I’m not talking here about the hope that scientists will eradicate this virus some day, although this is something for which we should all pray. Nor am I talking about a hope that would be limited by our human ability to find an effective cure. The kind of hope I’m talking about is supernatural – a hope that transcends all circumstances and doesn’t depend on the limitations of our human actions and resources. It is a hope that brings light in the darkness – that assures us that God is here: that He loves us, and that even at this moment He is in control. It is a faith that assures us that God will bring about good from every situation, no matter how bleak or tragic it might seem. When we place our trust in God – when we unite our will with His and want what He wants – we can be certain that everything will turn out for good (Rom 8:28).
St. Alphonsus Liguori once wrote, “God wills only our good; God loves us more than anybody else can or does love us. His will is that no one should lose his soul, that everyone should save and sanctify his soul.”3 This truth assures us that we can “abandon everything to God’s good pleasure, because being infinitely wise, he knows what is best for us; and being all-good and all-loving – having given his life for us – he wills what is best for us.”4
This kind of abandonment to Divine Providence is not a passive exercise, however. God expects that we will do everything in our power to avoid evil, including sickness. Health is our natural state of being, and we are responsible to do our best to preserve it. God asks us to care for our bodies and to not place ourselves unnecessarily in harm’s way. And when we fall sick, God’s healing power is made evident in the efforts of the many doctors and scientists who work ceaselessly to discover cures for those who have been afflicted with this and other illnesses.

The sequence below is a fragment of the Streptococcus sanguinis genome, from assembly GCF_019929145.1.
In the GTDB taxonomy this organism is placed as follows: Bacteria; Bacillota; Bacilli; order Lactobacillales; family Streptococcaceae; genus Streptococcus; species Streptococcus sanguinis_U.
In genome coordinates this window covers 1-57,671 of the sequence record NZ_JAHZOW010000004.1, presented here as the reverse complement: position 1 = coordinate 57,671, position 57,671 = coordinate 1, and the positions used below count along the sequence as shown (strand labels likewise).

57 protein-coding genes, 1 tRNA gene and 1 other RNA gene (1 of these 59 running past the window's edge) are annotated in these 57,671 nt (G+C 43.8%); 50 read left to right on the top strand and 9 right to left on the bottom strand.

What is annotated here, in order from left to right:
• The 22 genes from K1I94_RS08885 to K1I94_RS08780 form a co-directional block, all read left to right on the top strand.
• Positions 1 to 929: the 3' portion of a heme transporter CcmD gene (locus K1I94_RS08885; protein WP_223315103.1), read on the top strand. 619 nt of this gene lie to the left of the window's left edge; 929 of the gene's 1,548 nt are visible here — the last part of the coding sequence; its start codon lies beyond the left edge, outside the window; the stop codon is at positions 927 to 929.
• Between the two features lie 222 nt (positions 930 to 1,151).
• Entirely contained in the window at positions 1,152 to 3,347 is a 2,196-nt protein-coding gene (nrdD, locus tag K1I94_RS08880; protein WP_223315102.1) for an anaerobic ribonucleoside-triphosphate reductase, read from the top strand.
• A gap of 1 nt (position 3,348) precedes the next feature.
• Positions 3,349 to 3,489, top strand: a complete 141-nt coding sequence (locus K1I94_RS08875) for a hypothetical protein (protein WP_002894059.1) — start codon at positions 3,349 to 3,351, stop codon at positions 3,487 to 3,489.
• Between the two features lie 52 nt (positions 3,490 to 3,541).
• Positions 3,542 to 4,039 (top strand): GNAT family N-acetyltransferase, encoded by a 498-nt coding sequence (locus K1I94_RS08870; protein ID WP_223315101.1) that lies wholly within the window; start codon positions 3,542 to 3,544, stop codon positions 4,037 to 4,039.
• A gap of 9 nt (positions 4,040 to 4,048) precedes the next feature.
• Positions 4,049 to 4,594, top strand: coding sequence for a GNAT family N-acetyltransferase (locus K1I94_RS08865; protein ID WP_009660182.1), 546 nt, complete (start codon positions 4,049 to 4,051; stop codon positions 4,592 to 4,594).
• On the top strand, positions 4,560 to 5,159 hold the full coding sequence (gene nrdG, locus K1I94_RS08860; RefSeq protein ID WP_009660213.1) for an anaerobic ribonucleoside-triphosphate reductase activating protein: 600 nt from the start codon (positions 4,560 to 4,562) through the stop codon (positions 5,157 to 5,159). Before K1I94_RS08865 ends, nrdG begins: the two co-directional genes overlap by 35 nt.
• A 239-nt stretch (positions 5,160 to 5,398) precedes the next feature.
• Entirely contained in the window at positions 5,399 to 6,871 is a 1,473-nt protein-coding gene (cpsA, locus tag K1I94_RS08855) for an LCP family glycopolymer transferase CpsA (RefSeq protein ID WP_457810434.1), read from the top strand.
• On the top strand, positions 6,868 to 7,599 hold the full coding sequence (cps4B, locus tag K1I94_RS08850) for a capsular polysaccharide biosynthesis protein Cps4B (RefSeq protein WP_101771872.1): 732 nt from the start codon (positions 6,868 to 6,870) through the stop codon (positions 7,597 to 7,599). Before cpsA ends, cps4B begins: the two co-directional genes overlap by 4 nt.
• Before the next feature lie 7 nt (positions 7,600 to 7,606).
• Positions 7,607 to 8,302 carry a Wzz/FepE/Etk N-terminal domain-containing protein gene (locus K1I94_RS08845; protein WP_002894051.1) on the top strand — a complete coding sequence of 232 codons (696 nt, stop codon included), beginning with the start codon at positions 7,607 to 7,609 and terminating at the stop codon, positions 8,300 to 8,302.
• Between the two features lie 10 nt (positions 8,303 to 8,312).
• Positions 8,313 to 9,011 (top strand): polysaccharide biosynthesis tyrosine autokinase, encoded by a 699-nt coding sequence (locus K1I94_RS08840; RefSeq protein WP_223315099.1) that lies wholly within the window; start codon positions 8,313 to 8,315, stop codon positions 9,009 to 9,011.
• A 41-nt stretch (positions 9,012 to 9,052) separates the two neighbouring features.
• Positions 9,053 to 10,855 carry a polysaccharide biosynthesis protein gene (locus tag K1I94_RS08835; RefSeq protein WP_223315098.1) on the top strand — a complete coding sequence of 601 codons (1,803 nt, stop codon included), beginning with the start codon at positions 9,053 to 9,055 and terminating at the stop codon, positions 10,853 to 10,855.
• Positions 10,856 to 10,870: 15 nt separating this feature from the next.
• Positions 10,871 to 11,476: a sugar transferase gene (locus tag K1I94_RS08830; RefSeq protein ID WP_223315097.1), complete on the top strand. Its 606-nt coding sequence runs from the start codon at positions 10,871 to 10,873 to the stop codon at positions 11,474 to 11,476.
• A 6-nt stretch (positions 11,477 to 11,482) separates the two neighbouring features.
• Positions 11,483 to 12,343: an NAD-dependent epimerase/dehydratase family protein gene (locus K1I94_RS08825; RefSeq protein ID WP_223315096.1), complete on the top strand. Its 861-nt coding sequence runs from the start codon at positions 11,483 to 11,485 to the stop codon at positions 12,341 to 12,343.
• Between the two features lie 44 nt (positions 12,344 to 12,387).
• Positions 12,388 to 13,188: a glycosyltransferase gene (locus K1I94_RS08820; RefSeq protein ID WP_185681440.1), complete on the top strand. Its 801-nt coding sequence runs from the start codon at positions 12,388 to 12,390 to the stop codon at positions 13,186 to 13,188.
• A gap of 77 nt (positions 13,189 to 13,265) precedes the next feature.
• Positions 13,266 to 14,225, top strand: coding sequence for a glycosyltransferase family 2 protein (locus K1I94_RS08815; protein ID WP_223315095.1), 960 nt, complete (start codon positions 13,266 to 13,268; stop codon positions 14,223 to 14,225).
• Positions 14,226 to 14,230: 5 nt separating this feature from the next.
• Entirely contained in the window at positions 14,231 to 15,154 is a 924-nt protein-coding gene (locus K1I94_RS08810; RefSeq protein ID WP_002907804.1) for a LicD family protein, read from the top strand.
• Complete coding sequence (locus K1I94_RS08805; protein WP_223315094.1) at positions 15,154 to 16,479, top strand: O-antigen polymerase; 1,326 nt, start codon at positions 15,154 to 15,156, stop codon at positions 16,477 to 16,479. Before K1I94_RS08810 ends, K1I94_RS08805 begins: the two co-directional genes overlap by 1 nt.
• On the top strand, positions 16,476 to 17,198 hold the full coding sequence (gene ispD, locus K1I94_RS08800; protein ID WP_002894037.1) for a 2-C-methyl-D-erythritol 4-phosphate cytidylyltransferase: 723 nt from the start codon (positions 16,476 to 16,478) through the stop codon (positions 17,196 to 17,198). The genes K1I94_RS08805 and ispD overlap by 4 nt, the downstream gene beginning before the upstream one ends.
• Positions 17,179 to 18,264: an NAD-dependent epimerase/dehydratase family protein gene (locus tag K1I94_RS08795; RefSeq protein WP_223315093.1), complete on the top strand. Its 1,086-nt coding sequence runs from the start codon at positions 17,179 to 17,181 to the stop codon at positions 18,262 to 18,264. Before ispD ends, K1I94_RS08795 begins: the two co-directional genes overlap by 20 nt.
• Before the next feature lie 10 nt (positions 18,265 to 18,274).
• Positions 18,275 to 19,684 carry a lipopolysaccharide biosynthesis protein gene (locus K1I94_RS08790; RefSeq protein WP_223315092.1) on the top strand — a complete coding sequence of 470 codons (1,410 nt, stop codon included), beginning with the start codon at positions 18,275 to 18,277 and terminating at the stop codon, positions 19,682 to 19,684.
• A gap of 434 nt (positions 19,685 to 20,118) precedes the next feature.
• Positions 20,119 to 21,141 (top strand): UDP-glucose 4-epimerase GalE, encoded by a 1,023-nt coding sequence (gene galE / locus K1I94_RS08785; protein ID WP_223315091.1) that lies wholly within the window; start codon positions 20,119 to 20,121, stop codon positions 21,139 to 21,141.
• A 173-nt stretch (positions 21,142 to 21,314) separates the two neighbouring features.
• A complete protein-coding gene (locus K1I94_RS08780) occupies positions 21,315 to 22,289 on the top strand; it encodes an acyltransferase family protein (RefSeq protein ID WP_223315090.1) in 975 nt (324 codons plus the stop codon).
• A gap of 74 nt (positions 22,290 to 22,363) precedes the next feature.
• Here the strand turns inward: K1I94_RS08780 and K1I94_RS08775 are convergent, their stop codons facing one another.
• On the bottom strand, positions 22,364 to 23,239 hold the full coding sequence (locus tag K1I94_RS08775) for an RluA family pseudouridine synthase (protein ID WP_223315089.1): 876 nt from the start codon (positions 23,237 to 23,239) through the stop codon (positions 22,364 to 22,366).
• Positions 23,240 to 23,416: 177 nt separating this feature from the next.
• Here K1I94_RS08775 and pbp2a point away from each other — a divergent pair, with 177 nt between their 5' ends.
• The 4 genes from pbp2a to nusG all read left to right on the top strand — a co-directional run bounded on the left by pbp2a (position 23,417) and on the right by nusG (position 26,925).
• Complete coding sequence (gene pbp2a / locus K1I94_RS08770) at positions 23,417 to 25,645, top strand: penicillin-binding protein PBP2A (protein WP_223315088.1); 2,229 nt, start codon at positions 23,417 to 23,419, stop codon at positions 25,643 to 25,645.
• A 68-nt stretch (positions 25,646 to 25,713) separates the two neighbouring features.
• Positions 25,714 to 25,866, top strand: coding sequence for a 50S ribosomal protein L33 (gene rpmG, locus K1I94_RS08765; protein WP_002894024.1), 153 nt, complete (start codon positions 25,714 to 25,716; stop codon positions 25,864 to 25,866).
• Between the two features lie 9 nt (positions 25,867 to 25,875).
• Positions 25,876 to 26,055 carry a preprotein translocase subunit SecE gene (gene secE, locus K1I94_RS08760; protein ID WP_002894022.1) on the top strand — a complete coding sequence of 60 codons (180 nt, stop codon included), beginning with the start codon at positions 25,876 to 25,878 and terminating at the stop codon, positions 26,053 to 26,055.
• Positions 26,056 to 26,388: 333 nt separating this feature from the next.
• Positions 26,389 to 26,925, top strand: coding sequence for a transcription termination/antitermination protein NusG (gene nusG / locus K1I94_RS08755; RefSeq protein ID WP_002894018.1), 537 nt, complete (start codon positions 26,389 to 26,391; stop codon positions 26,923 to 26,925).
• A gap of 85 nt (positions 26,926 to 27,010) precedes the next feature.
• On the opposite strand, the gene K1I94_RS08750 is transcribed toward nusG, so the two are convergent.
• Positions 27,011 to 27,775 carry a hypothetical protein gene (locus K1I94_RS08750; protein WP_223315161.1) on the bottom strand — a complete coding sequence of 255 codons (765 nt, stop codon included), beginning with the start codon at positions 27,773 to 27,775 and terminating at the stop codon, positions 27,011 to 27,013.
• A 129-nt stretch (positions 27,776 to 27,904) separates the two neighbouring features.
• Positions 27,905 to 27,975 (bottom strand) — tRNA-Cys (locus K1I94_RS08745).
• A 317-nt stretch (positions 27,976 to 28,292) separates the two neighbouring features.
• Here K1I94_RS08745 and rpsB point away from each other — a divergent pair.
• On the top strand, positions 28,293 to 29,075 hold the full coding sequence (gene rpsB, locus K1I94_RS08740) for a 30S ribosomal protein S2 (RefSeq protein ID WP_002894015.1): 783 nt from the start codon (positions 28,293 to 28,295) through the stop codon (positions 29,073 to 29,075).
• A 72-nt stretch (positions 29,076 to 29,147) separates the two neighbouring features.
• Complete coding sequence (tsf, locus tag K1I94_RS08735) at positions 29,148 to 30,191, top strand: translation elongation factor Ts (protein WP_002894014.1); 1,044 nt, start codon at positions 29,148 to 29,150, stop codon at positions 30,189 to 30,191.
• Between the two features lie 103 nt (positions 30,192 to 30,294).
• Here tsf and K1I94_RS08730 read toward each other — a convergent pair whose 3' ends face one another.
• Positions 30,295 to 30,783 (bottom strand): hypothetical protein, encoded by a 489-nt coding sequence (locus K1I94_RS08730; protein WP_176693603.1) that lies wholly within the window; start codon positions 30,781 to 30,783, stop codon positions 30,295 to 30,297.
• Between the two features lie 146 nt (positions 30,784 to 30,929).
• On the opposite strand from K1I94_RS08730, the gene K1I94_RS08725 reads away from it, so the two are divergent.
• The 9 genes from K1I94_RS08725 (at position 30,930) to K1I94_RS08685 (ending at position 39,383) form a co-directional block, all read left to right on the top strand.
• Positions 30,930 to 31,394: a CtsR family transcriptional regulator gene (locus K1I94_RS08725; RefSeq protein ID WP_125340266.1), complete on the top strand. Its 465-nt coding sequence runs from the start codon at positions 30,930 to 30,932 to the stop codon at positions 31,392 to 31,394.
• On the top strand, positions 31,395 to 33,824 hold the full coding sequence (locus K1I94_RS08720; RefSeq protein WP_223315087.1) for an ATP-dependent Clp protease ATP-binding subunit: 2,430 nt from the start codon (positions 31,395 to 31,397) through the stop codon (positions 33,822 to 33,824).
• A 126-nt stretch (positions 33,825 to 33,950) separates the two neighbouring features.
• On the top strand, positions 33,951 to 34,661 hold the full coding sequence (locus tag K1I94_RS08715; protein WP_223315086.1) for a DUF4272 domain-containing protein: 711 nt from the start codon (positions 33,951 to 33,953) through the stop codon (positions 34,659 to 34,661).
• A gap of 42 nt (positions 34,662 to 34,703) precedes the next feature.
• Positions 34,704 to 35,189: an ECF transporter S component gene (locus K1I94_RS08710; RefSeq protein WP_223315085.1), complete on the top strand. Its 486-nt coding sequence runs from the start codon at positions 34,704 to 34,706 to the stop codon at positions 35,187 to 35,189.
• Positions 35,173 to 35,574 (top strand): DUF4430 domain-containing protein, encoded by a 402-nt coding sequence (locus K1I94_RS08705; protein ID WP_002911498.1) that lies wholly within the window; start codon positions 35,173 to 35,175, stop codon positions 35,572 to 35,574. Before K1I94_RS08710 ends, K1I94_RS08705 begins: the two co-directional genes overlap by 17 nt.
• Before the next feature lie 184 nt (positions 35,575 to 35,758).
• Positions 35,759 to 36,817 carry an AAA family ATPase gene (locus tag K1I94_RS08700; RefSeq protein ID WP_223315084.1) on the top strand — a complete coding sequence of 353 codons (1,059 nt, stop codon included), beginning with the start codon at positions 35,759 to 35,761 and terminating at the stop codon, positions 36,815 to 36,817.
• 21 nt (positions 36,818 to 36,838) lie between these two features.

But through it all, no matter what happens, God asks us to accept His will for us with peace and tranquillity. We show our love for Him when we trust in His loving care and in His goodness. We confirm that we are His loving children when we have confidence that He will bring about whatever is needed for the good of our souls. In His wisdom, it is possible that God may not always choose to protect us from illness. But if we turn to Him in our times of suffering, we can be certain that He will give us the grace and strength we need to endure it.
In 1 Peter 3:15, the apostle writes, “Always be prepared to make a defense to any one who calls you to account for the hope that is in you.” Christians have a reason for hope – today and every day – because we know that God is our Father. We know that He loves us, and that He has the power to bring about the greatest good no matter what evil we may encounter along the way. God may choose to heal us, or He may use illness as the means to unite us even more closely to Him. And if our goal is to be with God in heaven in eternity, then the means He chooses to bring about our eternal happiness is less important than that we actually attain that end.
We may find ourselves feeling anxious about the threat of serious illness, but we should never be afraid to bring all our worries to God. We should have no reservations about placing ourselves in His hands, because He is God. He loves us, He cares for us, and He will never leave us alone (cf. 1 Peter 5:7).
– Sharon van der Sloot
1 Stephen King, quoted in “About the Hot Zone,” available from http://www.randomhouse.com/features/richardpreston/bookshelf/hz.html; Internet; accessed 21 October 2014.
2 “Ebola virus disease,” World Health Organization Fact Sheet No. 103; available from
http://www.who.int/mediacentre/factsheets/fs103/en/; Internet; accessed 21 October 2014.
3 St. Alphonsus Liguori, Uniformity with God’s Will, trans. Thomas W. Tobin, C.SS.R. (Charlotte, N.C.: Tan Books, 2013), 14-15.
4 Ibid., 17.